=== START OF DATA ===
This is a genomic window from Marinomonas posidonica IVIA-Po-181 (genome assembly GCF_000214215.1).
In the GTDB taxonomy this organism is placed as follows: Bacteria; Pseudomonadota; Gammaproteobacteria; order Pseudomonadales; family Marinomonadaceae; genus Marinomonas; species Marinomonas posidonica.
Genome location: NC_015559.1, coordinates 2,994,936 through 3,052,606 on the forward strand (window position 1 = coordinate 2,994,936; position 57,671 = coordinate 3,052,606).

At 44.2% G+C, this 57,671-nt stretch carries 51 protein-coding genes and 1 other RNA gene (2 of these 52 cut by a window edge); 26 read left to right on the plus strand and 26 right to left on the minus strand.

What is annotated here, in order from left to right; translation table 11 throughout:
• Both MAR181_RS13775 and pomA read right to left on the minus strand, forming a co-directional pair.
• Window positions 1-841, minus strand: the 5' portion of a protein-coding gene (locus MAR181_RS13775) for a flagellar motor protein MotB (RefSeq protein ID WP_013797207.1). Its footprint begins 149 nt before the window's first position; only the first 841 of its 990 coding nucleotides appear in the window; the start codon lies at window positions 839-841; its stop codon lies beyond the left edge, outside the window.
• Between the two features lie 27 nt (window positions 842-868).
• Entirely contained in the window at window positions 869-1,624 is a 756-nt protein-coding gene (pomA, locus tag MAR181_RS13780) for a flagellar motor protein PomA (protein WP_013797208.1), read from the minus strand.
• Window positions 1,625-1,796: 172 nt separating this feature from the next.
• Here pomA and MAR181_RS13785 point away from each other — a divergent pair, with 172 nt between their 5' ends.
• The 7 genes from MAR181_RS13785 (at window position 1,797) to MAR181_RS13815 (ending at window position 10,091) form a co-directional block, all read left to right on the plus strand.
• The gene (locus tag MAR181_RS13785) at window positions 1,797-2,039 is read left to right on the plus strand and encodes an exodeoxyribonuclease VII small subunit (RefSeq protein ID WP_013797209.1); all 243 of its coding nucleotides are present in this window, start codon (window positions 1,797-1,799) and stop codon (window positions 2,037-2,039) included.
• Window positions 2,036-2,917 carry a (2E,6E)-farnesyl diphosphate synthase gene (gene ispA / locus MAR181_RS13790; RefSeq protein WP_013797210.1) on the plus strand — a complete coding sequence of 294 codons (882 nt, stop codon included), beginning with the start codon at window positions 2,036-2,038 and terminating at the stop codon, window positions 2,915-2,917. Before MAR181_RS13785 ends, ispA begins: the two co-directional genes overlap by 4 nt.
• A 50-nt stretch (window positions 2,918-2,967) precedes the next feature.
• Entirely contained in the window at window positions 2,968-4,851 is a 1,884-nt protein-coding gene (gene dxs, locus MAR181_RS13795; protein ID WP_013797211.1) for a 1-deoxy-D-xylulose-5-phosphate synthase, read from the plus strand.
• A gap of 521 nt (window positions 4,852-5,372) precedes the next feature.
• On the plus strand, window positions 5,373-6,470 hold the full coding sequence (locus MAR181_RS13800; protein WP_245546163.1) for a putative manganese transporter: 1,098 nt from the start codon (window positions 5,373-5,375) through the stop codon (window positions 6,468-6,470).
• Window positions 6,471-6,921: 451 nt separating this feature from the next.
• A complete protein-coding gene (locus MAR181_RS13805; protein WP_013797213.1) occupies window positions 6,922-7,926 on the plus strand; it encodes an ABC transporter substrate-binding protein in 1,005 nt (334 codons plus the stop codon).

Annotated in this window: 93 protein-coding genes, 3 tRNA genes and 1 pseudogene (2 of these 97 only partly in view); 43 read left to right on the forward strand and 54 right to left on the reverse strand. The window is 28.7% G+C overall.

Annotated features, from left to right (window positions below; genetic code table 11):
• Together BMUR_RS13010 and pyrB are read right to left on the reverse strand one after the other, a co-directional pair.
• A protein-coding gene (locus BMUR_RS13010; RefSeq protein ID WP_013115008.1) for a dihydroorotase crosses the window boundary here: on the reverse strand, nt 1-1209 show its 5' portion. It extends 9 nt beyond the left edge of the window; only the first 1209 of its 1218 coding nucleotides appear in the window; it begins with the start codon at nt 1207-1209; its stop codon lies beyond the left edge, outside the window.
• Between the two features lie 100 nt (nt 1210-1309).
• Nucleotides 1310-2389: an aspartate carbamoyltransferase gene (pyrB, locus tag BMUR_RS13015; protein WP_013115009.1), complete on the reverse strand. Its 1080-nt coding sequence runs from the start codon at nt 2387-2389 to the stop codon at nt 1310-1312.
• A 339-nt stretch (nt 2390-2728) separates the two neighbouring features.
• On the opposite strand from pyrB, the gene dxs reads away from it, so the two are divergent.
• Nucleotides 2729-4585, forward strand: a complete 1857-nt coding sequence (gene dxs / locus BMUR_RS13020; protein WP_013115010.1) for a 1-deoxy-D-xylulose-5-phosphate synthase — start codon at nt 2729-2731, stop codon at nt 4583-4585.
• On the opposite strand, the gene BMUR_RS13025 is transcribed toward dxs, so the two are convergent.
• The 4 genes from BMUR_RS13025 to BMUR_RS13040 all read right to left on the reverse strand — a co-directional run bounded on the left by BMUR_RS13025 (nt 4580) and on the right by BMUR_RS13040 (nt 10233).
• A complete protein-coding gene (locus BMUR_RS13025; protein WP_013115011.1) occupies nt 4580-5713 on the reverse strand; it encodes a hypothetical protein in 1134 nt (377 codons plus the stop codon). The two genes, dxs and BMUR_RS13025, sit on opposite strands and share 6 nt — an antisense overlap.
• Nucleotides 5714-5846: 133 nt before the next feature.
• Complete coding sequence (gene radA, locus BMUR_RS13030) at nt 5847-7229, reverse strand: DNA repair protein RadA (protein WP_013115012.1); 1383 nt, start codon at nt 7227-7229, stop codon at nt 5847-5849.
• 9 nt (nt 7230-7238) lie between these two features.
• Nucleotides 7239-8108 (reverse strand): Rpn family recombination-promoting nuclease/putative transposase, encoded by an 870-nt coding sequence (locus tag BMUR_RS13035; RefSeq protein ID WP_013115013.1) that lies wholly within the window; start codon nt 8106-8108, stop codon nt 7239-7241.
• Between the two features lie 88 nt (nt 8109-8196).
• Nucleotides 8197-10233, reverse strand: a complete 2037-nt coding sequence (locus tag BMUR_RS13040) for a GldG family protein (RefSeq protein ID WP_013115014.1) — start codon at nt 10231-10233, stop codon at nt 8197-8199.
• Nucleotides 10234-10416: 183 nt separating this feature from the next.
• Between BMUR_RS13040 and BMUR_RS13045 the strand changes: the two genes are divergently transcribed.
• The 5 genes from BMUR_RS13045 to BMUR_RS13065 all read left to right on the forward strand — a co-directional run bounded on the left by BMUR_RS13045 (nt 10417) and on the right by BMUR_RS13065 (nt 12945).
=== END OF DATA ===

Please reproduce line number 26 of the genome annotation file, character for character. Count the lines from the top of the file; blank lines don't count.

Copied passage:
• Nucleotides 1310-2389: an aspartate carbamoyltransferase gene (pyrB, locus tag BMUR_RS13015; protein WP_013115009.1), complete on the reverse strand. Its 1080-nt coding sequence runs from the start codon at nt 2387-2389 to the stop codon at nt 1310-1312.